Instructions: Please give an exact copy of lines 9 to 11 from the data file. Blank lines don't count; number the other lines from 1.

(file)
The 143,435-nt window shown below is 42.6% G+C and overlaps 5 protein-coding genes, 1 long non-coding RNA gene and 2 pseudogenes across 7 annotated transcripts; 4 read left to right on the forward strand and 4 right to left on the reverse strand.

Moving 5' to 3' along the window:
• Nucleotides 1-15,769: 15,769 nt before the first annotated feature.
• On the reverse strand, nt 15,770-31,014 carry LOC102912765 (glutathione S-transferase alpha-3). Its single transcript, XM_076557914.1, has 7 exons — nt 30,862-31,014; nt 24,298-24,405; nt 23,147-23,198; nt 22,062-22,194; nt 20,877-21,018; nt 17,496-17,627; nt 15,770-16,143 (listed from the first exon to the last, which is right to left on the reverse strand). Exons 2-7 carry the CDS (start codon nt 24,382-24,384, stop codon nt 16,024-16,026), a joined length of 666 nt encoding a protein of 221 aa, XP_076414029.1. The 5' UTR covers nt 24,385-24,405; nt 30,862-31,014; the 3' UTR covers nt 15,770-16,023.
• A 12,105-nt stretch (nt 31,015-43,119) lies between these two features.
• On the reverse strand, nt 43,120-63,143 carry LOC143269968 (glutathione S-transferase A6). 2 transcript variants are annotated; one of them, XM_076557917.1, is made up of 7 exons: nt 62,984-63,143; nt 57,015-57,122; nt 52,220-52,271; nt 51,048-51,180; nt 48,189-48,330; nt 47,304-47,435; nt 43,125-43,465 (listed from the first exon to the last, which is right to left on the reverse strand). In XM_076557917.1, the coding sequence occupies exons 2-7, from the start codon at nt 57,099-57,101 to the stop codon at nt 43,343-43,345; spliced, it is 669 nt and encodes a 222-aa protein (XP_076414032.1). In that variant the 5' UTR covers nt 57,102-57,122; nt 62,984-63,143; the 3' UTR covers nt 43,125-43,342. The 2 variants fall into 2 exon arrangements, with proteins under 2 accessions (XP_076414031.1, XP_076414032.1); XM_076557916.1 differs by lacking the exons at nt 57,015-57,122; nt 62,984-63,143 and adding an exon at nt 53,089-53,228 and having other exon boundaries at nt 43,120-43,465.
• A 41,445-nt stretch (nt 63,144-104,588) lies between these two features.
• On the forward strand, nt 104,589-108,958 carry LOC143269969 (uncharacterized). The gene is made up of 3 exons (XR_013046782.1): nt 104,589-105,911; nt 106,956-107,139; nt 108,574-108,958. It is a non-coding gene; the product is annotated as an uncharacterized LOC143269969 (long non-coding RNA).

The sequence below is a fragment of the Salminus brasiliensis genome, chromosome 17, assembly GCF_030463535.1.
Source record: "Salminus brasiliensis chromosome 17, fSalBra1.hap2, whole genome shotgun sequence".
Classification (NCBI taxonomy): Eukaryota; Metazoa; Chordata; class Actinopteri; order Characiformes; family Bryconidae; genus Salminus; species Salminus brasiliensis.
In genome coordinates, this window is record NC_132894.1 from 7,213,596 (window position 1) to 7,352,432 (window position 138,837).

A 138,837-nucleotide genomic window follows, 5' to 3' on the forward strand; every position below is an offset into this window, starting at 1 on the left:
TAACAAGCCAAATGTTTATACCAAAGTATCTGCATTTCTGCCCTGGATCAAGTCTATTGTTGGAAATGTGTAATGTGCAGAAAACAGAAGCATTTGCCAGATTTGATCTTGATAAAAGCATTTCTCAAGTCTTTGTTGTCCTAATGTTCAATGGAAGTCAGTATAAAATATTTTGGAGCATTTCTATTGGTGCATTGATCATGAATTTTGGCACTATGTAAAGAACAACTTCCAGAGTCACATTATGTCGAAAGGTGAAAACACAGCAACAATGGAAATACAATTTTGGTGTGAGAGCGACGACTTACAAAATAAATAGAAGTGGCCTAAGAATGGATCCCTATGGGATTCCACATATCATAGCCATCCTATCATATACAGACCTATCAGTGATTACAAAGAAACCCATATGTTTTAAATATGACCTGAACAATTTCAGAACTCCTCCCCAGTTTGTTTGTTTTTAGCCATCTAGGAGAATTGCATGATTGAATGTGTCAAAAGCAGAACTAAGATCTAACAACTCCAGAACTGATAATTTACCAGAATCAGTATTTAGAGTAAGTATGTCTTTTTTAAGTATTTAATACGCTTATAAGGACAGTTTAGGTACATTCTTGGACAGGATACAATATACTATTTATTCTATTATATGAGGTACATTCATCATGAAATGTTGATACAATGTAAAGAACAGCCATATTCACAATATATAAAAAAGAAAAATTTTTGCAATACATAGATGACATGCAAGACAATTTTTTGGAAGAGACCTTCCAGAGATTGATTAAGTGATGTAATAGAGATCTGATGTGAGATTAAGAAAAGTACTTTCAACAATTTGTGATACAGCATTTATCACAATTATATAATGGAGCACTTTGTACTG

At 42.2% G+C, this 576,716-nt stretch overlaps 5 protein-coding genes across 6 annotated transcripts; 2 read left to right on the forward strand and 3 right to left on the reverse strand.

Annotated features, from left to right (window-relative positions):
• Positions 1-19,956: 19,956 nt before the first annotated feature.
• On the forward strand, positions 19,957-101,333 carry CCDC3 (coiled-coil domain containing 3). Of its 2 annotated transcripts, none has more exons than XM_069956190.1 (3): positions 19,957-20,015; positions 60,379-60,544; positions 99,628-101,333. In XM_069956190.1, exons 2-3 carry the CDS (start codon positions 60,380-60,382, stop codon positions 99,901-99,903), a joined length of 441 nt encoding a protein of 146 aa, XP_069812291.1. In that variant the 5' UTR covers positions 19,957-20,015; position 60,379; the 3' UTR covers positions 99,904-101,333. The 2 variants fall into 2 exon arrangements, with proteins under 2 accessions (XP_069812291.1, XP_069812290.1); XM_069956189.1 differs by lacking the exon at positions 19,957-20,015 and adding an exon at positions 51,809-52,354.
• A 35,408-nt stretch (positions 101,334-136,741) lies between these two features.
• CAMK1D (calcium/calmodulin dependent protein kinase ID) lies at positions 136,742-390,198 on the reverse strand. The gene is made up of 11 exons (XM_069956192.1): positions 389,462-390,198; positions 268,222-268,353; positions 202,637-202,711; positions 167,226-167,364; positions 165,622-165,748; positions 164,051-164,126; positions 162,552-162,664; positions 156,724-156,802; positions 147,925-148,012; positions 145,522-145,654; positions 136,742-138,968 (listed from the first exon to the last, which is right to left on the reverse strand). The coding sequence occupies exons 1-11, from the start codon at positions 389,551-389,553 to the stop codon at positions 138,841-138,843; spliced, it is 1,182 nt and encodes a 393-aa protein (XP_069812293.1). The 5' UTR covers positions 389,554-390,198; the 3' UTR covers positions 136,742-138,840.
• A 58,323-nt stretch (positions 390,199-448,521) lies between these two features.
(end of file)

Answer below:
The sequence below is a fragment of the Salminus brasiliensis genome, chromosome 17, assembly GCF_030463535.1.
Source record: "Salminus brasiliensis chromosome 17, fSalBra1.hap2, whole genome shotgun sequence".
Classification (NCBI taxonomy): Eukaryota; Metazoa; Chordata; class Actinopteri; order Characiformes; family Bryconidae; genus Salminus; species Salminus brasiliensis.